Friday, December 27, 2013

Interesting spin from the WSJ Blog on Twitters Downgrade - Full Story

Macquarie Group Home    

Twitter Downgraded: 'Nothing Has
Justify the Rise in Valuation' -- WSJ Blog
Dec 27 at 10:20

      (This story was published by The Wall Street Journal Online's MoneyBeat
blog at
      By Steven Russolillo
      Twitter Inc.'s high-flying stock has gone too far, too fast.
      That view comes courtesy of Macquarie Equities Research, which cut its
rating on the microblogging site Friday morning to underperform from neutral,
while maintaining its $46 price target.
      The catalyst for the firm's downgrade is simple: Twitter hasn't done
anything to justify nearly tripling since last month's IPO.
      "We believe nothing has changed the fundamentals to justify the sharp rise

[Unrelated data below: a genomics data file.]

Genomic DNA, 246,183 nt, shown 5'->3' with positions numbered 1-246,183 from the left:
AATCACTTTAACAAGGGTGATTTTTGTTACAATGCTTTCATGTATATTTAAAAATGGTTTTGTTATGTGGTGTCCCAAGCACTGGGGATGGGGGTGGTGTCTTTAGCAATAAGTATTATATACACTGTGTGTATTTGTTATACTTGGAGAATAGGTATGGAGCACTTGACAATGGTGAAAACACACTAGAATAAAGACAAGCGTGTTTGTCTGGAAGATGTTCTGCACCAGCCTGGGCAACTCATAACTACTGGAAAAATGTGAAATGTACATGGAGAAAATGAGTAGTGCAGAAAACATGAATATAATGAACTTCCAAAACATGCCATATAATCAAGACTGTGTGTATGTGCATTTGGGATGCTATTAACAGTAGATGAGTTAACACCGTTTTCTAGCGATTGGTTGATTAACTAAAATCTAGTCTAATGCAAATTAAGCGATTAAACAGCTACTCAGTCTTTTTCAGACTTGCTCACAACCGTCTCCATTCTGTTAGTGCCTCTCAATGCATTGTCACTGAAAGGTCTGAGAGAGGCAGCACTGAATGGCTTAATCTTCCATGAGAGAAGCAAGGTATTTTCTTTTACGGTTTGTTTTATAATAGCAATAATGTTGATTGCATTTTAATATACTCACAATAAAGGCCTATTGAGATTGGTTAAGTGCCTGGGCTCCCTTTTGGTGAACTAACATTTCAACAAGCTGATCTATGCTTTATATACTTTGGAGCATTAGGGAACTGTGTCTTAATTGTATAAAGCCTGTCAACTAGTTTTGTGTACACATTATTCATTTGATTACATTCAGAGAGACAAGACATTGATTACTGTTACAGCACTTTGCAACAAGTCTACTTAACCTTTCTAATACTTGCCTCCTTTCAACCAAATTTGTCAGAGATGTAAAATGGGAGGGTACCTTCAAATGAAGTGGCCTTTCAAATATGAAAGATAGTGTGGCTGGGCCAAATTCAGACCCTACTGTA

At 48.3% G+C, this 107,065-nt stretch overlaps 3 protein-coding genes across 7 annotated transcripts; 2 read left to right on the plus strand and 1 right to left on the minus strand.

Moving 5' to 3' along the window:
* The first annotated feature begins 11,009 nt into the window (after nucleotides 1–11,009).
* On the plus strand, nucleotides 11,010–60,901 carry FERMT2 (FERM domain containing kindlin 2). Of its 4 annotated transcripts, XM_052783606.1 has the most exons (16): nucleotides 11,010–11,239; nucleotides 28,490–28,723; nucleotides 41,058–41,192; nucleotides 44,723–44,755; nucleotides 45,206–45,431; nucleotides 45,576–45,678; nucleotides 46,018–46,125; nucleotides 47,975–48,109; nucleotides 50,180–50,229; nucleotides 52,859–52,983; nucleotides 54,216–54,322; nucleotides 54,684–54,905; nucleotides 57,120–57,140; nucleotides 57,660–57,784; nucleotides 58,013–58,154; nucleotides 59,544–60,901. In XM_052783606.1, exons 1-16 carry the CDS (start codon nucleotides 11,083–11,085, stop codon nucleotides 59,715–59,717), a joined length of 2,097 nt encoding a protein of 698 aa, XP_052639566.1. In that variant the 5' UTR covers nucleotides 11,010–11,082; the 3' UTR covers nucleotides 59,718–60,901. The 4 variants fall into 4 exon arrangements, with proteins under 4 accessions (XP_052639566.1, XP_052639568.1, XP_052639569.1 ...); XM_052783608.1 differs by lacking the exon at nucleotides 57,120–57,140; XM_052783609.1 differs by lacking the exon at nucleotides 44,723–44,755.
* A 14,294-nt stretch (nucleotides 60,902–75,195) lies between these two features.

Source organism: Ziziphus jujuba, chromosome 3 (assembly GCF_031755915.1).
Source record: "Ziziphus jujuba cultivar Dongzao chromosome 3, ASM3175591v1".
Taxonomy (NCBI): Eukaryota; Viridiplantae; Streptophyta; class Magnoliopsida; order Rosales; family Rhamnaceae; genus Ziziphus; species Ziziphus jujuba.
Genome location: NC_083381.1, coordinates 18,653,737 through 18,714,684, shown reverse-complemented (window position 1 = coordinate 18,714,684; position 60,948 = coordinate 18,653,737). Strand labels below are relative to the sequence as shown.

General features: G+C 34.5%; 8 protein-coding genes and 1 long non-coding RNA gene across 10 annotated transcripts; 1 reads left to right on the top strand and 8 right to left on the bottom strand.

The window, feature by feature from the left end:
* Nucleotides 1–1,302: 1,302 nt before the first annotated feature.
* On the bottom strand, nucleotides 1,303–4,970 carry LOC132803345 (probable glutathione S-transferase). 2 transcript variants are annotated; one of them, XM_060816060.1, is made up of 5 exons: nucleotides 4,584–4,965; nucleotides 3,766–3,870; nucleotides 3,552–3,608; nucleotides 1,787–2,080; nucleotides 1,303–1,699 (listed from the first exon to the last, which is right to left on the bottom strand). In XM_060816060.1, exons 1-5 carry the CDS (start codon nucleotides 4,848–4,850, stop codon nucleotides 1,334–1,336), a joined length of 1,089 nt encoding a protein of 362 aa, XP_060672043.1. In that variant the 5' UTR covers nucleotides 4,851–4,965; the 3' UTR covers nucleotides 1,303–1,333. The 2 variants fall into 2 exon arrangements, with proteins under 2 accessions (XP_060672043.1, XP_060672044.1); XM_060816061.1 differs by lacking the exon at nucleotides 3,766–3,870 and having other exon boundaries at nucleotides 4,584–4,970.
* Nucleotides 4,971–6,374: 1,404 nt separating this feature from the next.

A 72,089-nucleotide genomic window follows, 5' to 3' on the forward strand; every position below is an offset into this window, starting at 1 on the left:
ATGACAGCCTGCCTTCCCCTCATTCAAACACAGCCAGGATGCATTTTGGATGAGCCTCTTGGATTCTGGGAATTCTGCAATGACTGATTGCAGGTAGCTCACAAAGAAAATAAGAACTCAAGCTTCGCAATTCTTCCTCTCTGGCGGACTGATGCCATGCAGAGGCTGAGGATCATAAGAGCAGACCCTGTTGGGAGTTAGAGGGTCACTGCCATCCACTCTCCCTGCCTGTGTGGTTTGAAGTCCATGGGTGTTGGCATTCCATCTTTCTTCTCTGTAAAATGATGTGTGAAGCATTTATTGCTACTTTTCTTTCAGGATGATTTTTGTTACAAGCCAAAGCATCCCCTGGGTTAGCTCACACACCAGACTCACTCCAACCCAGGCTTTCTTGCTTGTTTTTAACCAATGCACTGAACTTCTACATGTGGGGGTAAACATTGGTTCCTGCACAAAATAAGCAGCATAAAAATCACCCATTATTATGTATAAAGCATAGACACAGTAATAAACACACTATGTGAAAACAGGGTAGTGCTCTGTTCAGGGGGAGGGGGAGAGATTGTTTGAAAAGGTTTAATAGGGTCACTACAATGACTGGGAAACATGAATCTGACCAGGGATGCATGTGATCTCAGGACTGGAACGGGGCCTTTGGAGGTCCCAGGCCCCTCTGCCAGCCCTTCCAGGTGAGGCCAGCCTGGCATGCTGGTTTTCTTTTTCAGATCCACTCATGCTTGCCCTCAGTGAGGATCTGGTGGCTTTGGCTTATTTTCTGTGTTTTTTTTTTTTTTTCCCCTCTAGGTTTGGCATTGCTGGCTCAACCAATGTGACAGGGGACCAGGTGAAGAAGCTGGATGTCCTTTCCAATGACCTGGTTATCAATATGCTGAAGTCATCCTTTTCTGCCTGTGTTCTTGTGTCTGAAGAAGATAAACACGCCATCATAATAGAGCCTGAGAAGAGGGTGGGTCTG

in shares over the past few weeks," Macquarie analyst Ben Schachter wrote to
clients, while adding that the one-page research note may be "among the shortest
downgrade notes you've ever read."

      Shares dropped as much as 5.2% Friday morning. The stock had risen five
days in a row, gaining 76% this month and 182% since its IPO in early November.
      Mr. Schachter notes the firm launched its coverage of Twitter on Dec. 11,
when the stock was priced at $46. Since then, the stock jumped about 40%,
compared to a 2% rally for the S&P 500, "on the back of virtually no news," he
      "We continue to believe that Twitter as a company has a bright future and
many opportunities ahead," Mr. Schachter says. "However, as a stock, we believe
nothing has changed over the last 15 days to justify the rise in valuation."
      Mr. Schachter also thinks he'll be the first of several analysts who'll
act on Twitter's latest rally. Nineteen of the 26 Wall Street analysts that
cover Twitter have the equivalent of "hold" or "sell" ratings on it, according
to Thomson Reuters.
      "Because of Twitter's run and rules around price targets, we expect many
other analysts will quickly have to either justify raising targets (based on
little new information) or downgrade," he says.
      --Alexandra Scaggs contributed to this report.
      For continuously updated news from The Wall Street Journal, see at

No comments:

Post a Comment